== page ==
Jeeves stays his hand. Yes, that's right. Even though a particularly well-upholstered friend of Aunt Agatha chucks her bleary-eyed milk sot of a son, Bertie, for a month. Jeeves refuses to rally to the cause. Of course if Bertie would simply throw out the offensive tie and hat, things might be smoothed over soon enough. But Bertie, just this once, has decided to be firm.
Public Domain (P)2009 B.J. Harrison
This is of course, a classic faultless Wodehouse story. However the enjoyment was compromised by the narrator. B.J. Harrison seems a decent enough story teller but the the wrong choice for a Jeeves and Wooster. His accent is completely wrong. I could not place the accent but what is needed here, bearing in mind that the stories are written in the first personas if spoken by Bertie Wooster, is someone speaking in middle class English (Received English) or the English spoken in upper-class Edwardian society. Anything else simply does not work. A much better version appears in Chapter 3 of 'Carry on Jeeves' narrated by Jonathan Cecil under the Chapter heading 'The Unbidden Guest'. True it is more expensive but there are ten chapters here, each a gem of a short story.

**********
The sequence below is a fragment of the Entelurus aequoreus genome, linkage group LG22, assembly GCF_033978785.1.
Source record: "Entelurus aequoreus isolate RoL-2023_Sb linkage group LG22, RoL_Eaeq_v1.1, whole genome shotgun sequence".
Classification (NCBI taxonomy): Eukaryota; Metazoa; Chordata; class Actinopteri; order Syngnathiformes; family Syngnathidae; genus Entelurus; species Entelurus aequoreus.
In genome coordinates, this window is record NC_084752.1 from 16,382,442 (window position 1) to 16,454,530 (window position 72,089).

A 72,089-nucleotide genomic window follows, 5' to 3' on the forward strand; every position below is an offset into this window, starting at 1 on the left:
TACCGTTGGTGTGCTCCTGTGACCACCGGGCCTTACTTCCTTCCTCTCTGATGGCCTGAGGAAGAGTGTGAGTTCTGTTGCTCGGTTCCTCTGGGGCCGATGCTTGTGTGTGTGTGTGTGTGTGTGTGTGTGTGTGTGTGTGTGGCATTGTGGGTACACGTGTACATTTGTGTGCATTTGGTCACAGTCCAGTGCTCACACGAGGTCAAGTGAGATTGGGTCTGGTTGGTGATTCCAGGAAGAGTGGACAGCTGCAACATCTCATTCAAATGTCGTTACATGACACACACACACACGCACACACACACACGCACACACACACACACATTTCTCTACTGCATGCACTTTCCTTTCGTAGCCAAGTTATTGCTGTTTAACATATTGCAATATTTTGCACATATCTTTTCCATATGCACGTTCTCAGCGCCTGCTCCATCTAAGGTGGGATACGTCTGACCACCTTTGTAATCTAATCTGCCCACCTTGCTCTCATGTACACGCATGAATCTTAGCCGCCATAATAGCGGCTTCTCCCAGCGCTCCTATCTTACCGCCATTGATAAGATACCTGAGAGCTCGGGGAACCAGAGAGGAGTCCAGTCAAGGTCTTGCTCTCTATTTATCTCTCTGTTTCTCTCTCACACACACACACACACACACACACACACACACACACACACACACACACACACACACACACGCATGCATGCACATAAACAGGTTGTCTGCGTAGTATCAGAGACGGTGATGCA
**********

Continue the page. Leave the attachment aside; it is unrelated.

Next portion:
I couldn't tell if the reader was deliberately doing a bad english accent or not - whayever it was it distracted me and put me off the story, sorry.
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